Veetla Vishesham Movie Review: Urvashi stands out in this well-localised remake
It’s fascinating how the script, under a duration of two hours, explores so many heavy topics with a nimble hand
How do you critique remakes? How do you resist the temptation to compare adaptations with the original, especially when the said original, Badhaai Ho (2018), has been as widely celebrated and dissected? And in any case, what do we, who have seen the original, seek in an adaptation? I, for one, don’t really care for a frame-by-frame remake. Instead, I seek an adaptation experience that while, bearing its own identity, also reminds me of the joys of the original. Given that there are no plot-related surprises, I couldn’t wait for the pregnancy reveal in Veetla Vishesham, so the story can take off. But even by then, I had enjoyed a couple of early touches—like that small exchange between Unnikrishnan (Sathyaraj) and wife, Krishnaveni (Urvashi), in which she refuses to permit him to dye his beard black. It’s an idea that returns later. Sathyaraj, with his white beard, feels a tad older than Badhaai Ho’s Gajraj Rao, and I enjoyed that these little chats show cognisance of this. It’s also why that whole ‘thatha’ scene works as well too, and Sathyaraj, of course, is comfortable with such humour.
Directors: RJ Balaji and Saravanan
Cast: Urvashi, Sathyaraj, RJ Balaji, Aparna Balamurali
And yet, Veetla Vishesham is truly Urvashi’s film. She doesn’t speak a lot in the film, but that’s a reflection of the role her Krishnaveni plays in a lower middle-class family. The actor is tremendous in how she communicates much innocence and maternal love, but never at the cost of coming across as naïve or silly. She’s her own person and not one to bend to coercion. You see these opposites co-existing throughout the film. One moment, she’s afraid of social stigma and the criticism that could come from her own family… She’s shaking and nervous and unsure of herself. But watch when her husband, Unni, tries to bend her to his will—even if in loving, delicate ways—and you will see hints of an inner lioness. It’s through the relationship of Unni and Krishnaveni that this film really breathes. There’s also a beautiful dichotomy in how Krishnaveni loves and respects Unni a lot but doesn’t make much of calling him ‘vaayaa-poyaa’. Each time Krishnaveni disappears from the film for a while, you see it suffering.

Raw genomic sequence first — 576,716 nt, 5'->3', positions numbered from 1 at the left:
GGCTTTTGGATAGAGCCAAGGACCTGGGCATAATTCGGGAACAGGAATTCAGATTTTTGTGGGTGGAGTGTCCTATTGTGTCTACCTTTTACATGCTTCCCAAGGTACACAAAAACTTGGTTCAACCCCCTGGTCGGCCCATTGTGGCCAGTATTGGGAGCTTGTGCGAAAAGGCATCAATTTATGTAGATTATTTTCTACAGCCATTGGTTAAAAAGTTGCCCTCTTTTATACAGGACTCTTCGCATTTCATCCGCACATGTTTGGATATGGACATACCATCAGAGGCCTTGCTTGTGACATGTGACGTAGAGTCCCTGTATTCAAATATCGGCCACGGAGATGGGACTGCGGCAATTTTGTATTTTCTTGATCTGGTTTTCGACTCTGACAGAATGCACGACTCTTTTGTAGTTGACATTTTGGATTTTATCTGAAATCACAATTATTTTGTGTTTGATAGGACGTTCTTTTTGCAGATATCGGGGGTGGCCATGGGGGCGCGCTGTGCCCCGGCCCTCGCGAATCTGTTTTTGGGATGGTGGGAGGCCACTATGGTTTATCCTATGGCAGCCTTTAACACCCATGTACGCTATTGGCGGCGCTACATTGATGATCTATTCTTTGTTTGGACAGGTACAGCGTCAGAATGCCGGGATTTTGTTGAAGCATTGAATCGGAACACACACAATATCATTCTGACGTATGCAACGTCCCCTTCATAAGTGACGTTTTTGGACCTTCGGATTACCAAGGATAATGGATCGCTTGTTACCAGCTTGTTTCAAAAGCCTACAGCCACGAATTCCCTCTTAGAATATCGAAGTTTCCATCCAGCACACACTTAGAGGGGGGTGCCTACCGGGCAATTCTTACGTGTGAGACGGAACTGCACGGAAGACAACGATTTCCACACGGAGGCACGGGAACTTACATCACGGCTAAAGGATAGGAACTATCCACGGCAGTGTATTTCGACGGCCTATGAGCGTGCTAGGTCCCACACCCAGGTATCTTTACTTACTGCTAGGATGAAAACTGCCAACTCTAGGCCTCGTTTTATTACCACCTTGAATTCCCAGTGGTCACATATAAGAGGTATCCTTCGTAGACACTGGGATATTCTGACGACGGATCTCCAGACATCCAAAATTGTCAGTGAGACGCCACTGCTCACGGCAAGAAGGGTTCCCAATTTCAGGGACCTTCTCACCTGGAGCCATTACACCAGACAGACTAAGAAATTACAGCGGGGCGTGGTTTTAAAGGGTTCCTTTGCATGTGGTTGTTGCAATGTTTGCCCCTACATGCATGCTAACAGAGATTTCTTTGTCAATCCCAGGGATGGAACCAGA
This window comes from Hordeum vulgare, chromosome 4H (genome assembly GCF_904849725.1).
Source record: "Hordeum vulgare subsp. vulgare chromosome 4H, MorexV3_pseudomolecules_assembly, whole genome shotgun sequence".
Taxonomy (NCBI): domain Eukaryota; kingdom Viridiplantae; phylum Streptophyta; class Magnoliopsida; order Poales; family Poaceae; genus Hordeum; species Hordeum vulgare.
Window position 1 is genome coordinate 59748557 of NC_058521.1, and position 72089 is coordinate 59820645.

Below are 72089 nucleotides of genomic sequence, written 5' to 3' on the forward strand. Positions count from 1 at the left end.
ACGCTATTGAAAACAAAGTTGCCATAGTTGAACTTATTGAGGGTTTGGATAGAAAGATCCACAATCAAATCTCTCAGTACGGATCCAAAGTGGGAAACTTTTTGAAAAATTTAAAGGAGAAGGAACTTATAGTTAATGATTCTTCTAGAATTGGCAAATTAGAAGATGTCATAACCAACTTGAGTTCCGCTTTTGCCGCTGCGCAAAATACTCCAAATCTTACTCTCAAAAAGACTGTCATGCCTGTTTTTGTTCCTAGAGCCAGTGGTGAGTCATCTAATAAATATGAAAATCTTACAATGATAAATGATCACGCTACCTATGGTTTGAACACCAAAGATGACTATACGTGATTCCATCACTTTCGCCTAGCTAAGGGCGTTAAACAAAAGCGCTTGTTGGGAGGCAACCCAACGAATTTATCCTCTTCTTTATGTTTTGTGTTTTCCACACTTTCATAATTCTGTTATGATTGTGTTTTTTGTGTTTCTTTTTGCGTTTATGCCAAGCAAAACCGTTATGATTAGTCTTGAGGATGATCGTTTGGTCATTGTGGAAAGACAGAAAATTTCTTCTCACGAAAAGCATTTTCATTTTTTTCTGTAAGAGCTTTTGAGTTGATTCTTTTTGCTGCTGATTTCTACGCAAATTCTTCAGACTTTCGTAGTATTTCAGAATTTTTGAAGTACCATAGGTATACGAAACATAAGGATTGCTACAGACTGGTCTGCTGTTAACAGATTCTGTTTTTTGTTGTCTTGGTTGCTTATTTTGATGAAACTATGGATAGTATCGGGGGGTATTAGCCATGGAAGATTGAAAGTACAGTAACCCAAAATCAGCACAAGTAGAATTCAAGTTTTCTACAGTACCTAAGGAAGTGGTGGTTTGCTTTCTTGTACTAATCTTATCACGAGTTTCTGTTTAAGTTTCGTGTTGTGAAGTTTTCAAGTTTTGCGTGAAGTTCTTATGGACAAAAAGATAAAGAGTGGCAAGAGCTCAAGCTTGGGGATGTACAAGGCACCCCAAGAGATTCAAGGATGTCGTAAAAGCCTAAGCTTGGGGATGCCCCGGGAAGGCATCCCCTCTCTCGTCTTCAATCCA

Fair play, however, to RJ Balaji (playing Elango) for observing much restraint in this film—especially considering that he is a well-established name in loud humour. This must have been a rather brave choice—this decision to avoid the temptation of engaging in dialogue-oriented humour. In the big reveal scene in the family, watch Elango struggle to say anything. He stares at his dad, Unni. He then turns to stare at his mother, Krishnaveni. He does this several times before eventually storming out—and it works! Any time any scene worked in this film for me, it was impossible for me not to notice the splendid, almost unselfish work Urvashi was doing to make everyone shine. A great example is that grandmother (KPAC Lalitha) monologue scene, in which she gives a dressing down to her daughters, while praising her daughter-in-law, Krishnaveni. There’s a lot happening in the scene. The grandmother goes on and on, and on some level, her monologue does feel rather selfish—which is understandable, I suppose. Sathyaraj runs towards them, trying to broker peace. Meanwhile, two other elderly women, his sisters, are standing there taking in the heat of all the diatribe. But all along, it’s Urvashi in the background selling the scene. It's her Krishnaveni, moving from shock to surprise to unexpected feelings of gratitude and catharsis… Her tears don’t stop, and somewhere, they give birth to ours.